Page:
When the plastic is recycled, it is used to make garbage bins, buckets, bottles for cleaning products, fence posts, pipes and plastic furniture.
Plastic 3. PVC – Polyvinyl chloride
This type of plastic is difficult to recycle and most Repurchase Centers do not accept it and, therefore, the type of plastic is phased out and PET is used as a substitute.
Plastic 4. LDPE – Low-density polyethylene
It is a soft plastic used for shopping bags, sails and squeeze bottles. When it is recycled, sails, soft containers and construction sails are produced.
Plastic 5. PP – Polypropylene
The plastic is used for making ice cream containers, straws, microwave plates and containers, kettles, garden furniture, food containers and bottle lids. The plastic is recycled for the production of laundry pegs, drums, pipes, funnels, car batteries and plastic trays.
Plastic 6. PS – Polystyrene
These are all polystyrene (Foamelite) products. It is used to produce containers for take away meals, clothes hangers and yogurt containers. When recycled, curtain rails, rules, seed containers and photo frames can be produced. The plastic is used more and more in the building industry as ceilings, etc.
Unfortunately, there are no recyclers in Bloemfontein who accept this plastic. Please do not put it in your recycling bin.
Plastic 7. Other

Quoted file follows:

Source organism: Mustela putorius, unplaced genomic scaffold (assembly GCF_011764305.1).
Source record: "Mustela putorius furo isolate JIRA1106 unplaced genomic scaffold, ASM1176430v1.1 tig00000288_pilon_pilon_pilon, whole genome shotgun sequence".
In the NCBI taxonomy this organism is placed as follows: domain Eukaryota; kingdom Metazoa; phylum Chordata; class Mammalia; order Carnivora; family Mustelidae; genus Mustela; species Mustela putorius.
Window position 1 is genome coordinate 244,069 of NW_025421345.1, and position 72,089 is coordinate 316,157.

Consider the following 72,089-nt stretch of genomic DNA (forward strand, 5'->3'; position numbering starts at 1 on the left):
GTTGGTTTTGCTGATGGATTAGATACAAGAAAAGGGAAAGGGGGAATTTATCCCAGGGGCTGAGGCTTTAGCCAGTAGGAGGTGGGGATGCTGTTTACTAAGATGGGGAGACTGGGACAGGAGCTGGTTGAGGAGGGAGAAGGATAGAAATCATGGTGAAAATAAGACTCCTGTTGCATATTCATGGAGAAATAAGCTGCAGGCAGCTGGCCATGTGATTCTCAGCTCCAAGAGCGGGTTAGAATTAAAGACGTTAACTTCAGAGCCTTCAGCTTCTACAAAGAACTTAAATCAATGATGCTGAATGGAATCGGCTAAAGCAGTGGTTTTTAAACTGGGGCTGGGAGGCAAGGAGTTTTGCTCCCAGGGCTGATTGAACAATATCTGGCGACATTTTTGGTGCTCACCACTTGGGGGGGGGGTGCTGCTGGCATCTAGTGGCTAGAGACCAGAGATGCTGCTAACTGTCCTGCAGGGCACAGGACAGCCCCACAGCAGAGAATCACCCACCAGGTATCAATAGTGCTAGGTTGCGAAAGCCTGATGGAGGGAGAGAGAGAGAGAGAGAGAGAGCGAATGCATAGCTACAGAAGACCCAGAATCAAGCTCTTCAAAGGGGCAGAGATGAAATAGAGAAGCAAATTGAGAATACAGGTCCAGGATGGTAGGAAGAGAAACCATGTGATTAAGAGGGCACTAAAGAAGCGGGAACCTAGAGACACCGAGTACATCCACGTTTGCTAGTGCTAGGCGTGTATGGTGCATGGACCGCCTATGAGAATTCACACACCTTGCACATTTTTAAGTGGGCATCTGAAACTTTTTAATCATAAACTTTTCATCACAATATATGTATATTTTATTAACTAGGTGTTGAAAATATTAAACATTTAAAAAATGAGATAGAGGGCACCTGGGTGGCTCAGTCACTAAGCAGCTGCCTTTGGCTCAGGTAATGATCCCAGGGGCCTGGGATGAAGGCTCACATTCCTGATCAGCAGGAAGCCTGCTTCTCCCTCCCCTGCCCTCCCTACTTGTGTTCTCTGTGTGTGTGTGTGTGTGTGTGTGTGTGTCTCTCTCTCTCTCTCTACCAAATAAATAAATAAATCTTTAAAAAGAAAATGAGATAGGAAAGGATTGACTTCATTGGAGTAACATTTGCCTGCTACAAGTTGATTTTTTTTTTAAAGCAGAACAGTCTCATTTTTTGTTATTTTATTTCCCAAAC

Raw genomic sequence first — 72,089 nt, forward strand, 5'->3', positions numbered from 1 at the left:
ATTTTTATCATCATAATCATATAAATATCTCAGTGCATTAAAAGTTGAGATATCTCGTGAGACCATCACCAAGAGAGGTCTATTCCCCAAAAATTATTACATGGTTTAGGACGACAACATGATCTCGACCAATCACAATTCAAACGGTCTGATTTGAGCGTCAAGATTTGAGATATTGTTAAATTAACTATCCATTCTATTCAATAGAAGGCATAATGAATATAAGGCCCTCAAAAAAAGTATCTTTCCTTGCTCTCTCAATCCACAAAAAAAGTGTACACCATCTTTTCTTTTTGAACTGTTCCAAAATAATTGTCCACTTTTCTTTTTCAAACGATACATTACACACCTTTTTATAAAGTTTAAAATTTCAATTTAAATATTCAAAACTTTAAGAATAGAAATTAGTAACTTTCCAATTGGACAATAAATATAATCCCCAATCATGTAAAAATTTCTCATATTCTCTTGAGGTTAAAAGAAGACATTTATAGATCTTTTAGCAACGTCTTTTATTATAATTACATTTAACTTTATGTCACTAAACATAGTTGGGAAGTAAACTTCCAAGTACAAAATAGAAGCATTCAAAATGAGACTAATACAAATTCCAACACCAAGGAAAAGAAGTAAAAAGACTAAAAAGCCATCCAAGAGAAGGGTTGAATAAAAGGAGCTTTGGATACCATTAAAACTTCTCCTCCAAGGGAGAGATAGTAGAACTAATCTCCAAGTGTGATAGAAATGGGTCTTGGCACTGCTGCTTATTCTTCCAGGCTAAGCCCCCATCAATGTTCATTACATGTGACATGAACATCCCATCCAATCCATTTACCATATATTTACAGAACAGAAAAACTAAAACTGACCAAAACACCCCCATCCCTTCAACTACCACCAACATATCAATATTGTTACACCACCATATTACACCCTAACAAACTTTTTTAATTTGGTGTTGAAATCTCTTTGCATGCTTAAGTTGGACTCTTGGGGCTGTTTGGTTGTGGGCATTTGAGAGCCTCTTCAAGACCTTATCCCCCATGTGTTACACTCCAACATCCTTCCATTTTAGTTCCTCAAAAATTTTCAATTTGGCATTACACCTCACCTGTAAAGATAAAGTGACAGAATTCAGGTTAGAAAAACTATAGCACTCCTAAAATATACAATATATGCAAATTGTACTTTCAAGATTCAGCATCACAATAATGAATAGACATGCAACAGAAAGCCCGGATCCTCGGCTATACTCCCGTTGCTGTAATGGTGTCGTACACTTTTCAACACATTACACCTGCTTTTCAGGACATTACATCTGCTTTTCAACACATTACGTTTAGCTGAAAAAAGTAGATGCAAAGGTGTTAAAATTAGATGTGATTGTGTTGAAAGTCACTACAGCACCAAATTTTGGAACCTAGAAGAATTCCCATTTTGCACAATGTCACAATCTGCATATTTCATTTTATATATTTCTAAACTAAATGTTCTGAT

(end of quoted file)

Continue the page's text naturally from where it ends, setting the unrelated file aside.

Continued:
This type of plastic represents a variety of other plastic products. Some of the products are made from a variety of polymers that do not make it suitable for recycling in South Africa and must be added to the normal refuse stream. Please do not put it in your recycling bin.
Glass can be recycled infinitely. We only receive the following glass products: glass bottles such as cold drink bottles,beverages and kitchen bottles.
The following is not recycled: Ceramics, Light Bulbs & Neon Lights, Pottery, Mirror Glass, Window Glass, Drinking Glasses and Car Windshields.
Any metal can be recycled and the metal is melted again and used in metal products. Aluminum and copper are very valuable and, therefore, large-scale theft of the products is experienced in South Africa.
Electronic Waste (E-waste)
Electronic waste is any product that works with electricity or batteries. The following products are obtained from e-waste: plastics, metals, silver, gold, copper and bronze. All the medals made for the 2020 Olympics in Japan are made from e-waste. Unfortunately, COVID 19 hampered the Games.